Some planners may find themselves working so hard that life is one big blur. Sound familiar? You're not alone.
Not so long ago, Kathleen Day, the president of The Enrichment Group in Miami, says she didn't know which end was up. By most estimates, Day was a successful entrepreneur whose firm had amassed $150 million in client assets. But by Day's own admission, she was a quintessential workaholic-as harried and overworked as they come. "I hadn't taken a day off in years, not even a weekend day," she says. "If I was home or on vacation, I had a laptop and cell phone, and I assumed that the world would fall apart if I didn't make decisions."
In a fairly zealous bid for assistance, Day, 54, sought out a strategic coach, who helped her realize that her work was consuming not only her life, but the better part of her creativity at work, too. In the four years since, Day has recreated her firm, including the role she plays there.
The result? More free time to spend with her adult children, satisfying her wanderlust and spearheading projects at work that advance the way her firm deals with clients' evolving needs, such as philanthropy. "I spend as much time out of the office as I need," says Day, who has encouraged flexible schedules for the firm's 19 planners and staff members.
Day is a member of an enlightened and growing cadre of advisors who have found a richer and, yes, even more profitable way of running their firms and their lives. Through determination and strategic planning, these advisors have been able to structure their practices to accommodate their lives. In the process, they're finding that increasing flexibility doesn't mean the end of control, but the beginning.
For Brian Britt, a partner in the Rancho Palos Verdes, Calif.-based firm of Nevans, Britt and Associates, several phenomena seemed to occur simultaneously. Both Britt and his partner became parents; they decided they wanted to attract clients who enjoyed their lives and had enough assets to hire great planners. Miserable advisors, Britt decided, would probably have a hard time attracting such clients.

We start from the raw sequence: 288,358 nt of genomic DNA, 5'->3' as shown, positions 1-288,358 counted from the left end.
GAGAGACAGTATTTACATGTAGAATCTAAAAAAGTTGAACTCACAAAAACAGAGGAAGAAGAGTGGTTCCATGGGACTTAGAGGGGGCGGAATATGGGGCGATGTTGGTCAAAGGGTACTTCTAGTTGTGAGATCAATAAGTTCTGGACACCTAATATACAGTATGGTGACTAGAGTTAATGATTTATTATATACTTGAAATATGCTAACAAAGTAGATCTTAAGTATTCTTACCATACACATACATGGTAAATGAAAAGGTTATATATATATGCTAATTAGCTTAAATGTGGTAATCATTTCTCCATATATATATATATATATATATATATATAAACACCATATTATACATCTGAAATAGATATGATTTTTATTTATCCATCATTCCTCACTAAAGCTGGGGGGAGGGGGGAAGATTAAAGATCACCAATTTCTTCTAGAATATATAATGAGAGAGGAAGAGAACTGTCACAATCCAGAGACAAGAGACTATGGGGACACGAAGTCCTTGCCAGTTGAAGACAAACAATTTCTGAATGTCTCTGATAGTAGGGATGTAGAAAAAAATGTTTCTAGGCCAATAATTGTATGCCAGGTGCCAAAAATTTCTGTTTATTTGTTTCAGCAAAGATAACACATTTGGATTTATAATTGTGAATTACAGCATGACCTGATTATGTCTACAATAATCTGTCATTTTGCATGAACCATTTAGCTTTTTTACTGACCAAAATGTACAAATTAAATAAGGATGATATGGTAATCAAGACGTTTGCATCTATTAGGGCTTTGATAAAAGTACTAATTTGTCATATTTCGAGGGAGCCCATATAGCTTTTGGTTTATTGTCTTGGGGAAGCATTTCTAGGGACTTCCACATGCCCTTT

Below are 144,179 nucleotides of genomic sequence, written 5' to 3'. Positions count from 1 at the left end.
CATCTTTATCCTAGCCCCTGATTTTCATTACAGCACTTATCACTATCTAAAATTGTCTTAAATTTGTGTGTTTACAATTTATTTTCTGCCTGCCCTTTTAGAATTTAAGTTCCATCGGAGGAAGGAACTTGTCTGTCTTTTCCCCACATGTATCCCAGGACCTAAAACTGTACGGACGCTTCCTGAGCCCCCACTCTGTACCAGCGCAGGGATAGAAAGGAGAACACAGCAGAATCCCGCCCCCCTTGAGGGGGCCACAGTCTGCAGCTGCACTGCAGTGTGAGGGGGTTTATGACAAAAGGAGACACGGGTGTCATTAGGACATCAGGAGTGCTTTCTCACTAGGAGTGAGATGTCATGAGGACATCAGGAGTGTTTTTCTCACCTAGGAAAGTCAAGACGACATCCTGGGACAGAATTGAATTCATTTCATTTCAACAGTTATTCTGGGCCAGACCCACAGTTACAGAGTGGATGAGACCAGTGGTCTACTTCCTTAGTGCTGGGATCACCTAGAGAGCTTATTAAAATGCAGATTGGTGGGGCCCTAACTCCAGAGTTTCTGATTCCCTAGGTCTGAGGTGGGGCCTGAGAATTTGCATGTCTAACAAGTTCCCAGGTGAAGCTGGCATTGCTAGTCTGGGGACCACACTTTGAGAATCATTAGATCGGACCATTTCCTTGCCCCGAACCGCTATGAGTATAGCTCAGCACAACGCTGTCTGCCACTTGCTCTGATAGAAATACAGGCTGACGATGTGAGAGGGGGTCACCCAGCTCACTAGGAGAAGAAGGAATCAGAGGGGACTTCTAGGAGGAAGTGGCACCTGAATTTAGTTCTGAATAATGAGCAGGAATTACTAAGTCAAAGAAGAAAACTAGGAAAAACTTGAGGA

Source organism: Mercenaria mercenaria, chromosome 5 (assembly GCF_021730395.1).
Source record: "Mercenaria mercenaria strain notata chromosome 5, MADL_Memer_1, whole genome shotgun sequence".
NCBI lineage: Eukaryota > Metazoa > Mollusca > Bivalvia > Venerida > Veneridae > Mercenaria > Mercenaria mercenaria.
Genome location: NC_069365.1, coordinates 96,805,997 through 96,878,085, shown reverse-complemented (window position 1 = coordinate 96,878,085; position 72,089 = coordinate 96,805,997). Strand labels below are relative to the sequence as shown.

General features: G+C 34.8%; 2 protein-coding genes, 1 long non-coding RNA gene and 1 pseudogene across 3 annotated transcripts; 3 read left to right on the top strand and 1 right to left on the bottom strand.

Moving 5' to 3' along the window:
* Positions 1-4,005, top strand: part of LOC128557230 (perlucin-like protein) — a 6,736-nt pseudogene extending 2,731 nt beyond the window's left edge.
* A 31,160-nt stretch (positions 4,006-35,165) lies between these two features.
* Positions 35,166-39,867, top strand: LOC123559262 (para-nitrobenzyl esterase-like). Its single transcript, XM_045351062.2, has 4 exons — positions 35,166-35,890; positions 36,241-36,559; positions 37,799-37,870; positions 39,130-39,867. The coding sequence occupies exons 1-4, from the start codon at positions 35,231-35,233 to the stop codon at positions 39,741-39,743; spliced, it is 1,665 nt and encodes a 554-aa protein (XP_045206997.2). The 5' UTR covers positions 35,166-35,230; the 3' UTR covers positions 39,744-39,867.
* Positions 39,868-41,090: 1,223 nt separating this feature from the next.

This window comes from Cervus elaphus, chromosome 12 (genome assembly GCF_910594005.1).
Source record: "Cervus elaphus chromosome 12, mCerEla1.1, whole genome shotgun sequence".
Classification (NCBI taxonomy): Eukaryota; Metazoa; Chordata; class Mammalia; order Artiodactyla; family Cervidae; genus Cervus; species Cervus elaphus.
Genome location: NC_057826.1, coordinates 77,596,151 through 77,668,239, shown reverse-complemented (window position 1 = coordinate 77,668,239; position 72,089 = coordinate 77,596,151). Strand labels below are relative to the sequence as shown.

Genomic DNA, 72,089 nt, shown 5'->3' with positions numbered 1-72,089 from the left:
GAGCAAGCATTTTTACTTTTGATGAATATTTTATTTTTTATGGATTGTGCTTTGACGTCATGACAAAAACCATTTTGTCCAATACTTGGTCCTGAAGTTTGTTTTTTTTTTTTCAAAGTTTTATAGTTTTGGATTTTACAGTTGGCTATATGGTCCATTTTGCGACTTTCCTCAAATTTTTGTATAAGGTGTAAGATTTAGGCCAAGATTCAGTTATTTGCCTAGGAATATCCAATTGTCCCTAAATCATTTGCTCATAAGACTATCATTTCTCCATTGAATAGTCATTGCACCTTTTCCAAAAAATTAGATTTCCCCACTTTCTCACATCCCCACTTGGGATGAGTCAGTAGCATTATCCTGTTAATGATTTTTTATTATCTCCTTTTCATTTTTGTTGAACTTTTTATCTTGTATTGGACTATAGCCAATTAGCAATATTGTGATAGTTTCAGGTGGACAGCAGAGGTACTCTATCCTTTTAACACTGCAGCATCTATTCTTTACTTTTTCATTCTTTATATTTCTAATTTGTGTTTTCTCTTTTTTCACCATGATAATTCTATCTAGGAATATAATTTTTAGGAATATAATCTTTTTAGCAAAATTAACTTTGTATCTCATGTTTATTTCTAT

So he set out to restructure the firm to attract clients and reward the staff that helps service clients and their $50 million in assets. The goal was more flexibility for everyone. The enlightened planners decided to go the egalitarian route and put the issue of flex time up for an office vote. "We asked the staff what their perfect work week would look like," Britt says. They collectively agreed on a "nine-eighty" bi-weekly work schedule (translation: The firm's staff works nine days, about nine hours a day, and takes every other Friday off. "It's really motivating and inspiring to employees, and it's great for me to spend times with my kids," Britt says.
While office staff adheres to the nine-eighty schedule (trading off alternate Fridays to ensure phone and client coverage), Britt, his partner and their staff planner have created their own individualized flexible schedules. Britt spends a little more than half of Wednesday at home watching his three children, ages 2, 3 and 5, so his wife can work one day a week as a dental hygienist. "It's important for her, and it's important for me to spend time with my kids, even if I am the only man in the park with them," Britt laughs.
Whether they know it or not, the firm of Nevans, Britt is accommodating rapidly shifting demographics in the United States. There are more married families where both parents are working (75%), according to the U.S. Census Bureau. Almost 70% of single women and 55% of single men head families with children.
"The ideal was to give everyone more balance in terms of the time they needed to be with family," Britt adds. Staff incentives such as flex time and bonus-based compensation also have helped retain employees.
"I want everyone to be well-vacationed and overpaid, and I think flexibility is a big part of that," he says. "If we're all working hard and the business is successful, there's plenty to go around."
The firm's office manager, a key person in Britt's business, had submitted a letter of resignation, but was wooed back by flex time and the bonuses. Britt's own goal is to take all day Wednesday off. "It's a little tough transitioning from being with the kids to client meetings," he says.